Disney’s Queen of Katwe is unlike any other story they’ve done. It’s unlike any story that most studios in Hollywood have done. It’s an inspiring, based-on-true-life tale of a young girl from the slums of Uganda whose determination to win flips her entire life upside down.
That young girl is Phiona Mutesi, a child prodigy who won the National Junior Chess Championship in Uganda when she was 11 years old. She had all of the odds against her. She never knew where her next meal would come from. Her mother couldn’t afford to send her, or her siblings, to school. And, some days, her family didn’t know if they’d have a roof over their head to sleep under.
When I first sat down to watch the film, I didn’t know anything about Queen of Katwe. I didn’t know who Phiona Mutesi was or the significance of the title. I only knew two things: that Lupita Nyong’o was a part of the cast and that I had to support it because seeing this movie was an investment in the black community. But I left the theatre feeling more inspired than ever.
Phiona is all of us. She’s every single one of us who has to fight against adversity to ‘win.’ She’s every last one of us whose determination demolishes roadblocks and slides under obstacles. She’s an inspiration to do better and be better despite what the world throws at us. But we already know this. So the question remains, why does her story matter?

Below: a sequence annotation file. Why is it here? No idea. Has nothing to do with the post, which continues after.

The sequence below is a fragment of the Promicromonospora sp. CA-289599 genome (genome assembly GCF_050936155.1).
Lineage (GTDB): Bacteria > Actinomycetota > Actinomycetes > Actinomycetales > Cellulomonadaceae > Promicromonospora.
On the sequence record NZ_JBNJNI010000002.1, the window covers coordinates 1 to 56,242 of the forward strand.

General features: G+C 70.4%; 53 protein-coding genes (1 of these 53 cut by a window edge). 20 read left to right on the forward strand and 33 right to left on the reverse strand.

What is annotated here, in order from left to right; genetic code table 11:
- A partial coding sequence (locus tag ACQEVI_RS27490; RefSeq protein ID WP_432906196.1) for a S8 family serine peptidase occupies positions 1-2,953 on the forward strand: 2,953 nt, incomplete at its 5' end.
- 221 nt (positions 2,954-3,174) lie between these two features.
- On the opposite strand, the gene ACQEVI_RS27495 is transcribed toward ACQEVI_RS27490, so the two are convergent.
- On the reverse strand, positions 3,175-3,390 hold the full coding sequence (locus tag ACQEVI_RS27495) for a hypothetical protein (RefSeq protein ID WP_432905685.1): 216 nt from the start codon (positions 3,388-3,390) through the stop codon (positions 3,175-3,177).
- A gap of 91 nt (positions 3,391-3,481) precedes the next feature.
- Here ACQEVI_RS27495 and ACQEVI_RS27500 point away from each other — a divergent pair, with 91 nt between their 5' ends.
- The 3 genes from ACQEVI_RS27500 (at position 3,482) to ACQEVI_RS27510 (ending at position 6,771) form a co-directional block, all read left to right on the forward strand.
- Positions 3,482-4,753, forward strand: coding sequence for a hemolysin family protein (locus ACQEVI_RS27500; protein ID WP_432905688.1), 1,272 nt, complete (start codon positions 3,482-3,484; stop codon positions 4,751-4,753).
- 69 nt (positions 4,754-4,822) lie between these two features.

Box office dollars matter when it comes to our stories. White Hollywood is always quick to pull out numbers when defending the lack of diversity in the industry and on the big screen. In the same way that ratings matter, showing up in theaters matters just as much (if not more).
And, as we have always known, representation matters. When we have movies like Queen of Katwe, especially from Disney, the world sees us differently. Images of people of color as villains and embodiments of detrimental stereotypes fall to the ground with films like this. We know that we are magic, but the rest of the world doesn’t always see it.
The best thing about Queen of Katwe‘s presence in mainstream is that there are so many inspiring stories from the African diaspora that could use the big screen as a stage. Imagine if Disney tapped into the story of the girls in South Africa who protested the racist hair policies of their school. Imagine if any major studio in Hollywood did that. These stories of black excellence and joy could change the face of Hollywood and Queen of Katwe is only the beginning.
What stories do you want to see on the big screen next? Let us know in the comments below!